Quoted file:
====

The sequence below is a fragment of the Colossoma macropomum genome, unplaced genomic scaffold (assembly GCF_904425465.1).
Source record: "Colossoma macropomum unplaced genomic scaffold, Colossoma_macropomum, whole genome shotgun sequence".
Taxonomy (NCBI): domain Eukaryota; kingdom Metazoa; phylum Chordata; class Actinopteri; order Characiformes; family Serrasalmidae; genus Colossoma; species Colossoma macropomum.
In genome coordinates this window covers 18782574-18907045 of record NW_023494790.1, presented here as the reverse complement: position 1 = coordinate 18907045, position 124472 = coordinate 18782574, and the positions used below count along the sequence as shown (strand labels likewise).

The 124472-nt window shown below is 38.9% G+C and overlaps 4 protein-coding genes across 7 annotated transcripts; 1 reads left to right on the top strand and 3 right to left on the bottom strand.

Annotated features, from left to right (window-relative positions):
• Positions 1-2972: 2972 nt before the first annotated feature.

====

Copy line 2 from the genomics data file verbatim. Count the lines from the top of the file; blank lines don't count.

Source record: "Colossoma macropomum unplaced genomic scaffold, Colossoma_macropomum, whole genome shotgun sequence".